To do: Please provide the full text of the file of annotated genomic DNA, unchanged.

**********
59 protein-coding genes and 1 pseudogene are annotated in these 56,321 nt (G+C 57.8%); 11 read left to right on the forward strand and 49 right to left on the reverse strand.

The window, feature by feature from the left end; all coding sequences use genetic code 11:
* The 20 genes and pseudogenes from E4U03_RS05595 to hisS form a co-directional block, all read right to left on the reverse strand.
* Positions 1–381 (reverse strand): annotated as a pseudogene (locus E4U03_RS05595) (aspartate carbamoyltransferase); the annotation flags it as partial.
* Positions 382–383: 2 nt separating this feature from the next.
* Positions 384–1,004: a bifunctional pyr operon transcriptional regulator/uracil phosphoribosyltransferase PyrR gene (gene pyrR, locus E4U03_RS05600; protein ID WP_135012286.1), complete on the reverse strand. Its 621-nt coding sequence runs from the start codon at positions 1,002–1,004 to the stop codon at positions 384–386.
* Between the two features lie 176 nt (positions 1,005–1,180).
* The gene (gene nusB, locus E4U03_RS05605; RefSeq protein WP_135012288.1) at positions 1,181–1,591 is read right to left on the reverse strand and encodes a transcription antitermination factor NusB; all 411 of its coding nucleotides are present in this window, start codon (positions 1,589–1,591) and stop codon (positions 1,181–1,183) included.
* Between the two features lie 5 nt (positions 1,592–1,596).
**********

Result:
59 protein-coding genes and 1 pseudogene are annotated in these 56,321 nt (G+C 57.8%); 11 read left to right on the forward strand and 49 right to left on the reverse strand.

The window, feature by feature from the left end; all coding sequences use genetic code 11:
* The 20 genes and pseudogenes from E4U03_RS05595 to hisS form a co-directional block, all read right to left on the reverse strand.
* Positions 1–381 (reverse strand): annotated as a pseudogene (locus E4U03_RS05595) (aspartate carbamoyltransferase); the annotation flags it as partial.
* Positions 382–383: 2 nt separating this feature from the next.
* Positions 384–1,004: a bifunctional pyr operon transcriptional regulator/uracil phosphoribosyltransferase PyrR gene (gene pyrR, locus E4U03_RS05600; protein ID WP_135012286.1), complete on the reverse strand. Its 621-nt coding sequence runs from the start codon at positions 1,002–1,004 to the stop codon at positions 384–386.
* Between the two features lie 176 nt (positions 1,005–1,180).
* The gene (gene nusB, locus E4U03_RS05605; RefSeq protein WP_135012288.1) at positions 1,181–1,591 is read right to left on the reverse strand and encodes a transcription antitermination factor NusB; all 411 of its coding nucleotides are present in this window, start codon (positions 1,589–1,591) and stop codon (positions 1,181–1,183) included.
* Between the two features lie 5 nt (positions 1,592–1,596).